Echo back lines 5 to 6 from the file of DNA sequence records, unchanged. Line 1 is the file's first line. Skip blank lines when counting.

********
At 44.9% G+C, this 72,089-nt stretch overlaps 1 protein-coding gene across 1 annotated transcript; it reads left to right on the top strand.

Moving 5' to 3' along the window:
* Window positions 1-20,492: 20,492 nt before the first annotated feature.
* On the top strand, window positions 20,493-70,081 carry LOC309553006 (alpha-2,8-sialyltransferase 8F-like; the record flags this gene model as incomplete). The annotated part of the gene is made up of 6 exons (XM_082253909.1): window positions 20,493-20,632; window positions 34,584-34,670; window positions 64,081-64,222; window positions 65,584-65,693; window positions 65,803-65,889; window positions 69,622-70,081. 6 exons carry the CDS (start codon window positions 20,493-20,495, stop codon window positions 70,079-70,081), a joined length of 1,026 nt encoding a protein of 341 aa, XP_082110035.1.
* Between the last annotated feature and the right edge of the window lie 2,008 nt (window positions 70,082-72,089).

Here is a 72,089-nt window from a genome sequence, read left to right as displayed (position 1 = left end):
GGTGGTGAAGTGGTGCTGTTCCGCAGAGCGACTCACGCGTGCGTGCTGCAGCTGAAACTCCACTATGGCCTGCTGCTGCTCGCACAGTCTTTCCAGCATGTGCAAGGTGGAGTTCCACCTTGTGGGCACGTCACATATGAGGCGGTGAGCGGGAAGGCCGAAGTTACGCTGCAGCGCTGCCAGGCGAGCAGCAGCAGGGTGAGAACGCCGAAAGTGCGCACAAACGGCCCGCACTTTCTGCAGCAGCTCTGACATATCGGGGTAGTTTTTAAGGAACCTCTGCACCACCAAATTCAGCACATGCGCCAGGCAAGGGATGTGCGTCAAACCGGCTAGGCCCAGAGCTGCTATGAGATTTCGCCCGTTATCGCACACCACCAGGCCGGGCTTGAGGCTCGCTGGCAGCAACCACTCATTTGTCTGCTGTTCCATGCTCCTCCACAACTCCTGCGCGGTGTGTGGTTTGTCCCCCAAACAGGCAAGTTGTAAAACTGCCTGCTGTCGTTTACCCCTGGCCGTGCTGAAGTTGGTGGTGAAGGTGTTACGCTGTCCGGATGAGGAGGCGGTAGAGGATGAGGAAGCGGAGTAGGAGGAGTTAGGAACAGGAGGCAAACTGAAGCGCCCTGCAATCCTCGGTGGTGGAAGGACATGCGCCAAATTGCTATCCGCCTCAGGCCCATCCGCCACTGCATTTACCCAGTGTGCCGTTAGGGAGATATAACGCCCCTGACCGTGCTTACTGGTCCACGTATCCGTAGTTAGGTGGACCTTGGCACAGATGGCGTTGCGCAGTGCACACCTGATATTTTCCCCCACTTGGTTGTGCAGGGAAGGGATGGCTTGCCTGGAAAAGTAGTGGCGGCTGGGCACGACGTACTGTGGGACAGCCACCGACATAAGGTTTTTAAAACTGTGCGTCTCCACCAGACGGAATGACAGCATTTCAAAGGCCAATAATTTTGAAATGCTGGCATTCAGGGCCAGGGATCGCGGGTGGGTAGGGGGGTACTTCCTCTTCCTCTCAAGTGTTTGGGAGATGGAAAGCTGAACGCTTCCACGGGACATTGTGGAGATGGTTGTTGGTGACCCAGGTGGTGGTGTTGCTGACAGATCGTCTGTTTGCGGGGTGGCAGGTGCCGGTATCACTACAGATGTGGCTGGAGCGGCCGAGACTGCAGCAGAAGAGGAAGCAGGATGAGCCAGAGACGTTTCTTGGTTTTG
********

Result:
* Between the last annotated feature and the right edge of the window lie 2,008 nt (window positions 70,082-72,089).

Here is a 72,089-nt window from a genome sequence, read left to right as displayed (position 1 = left end):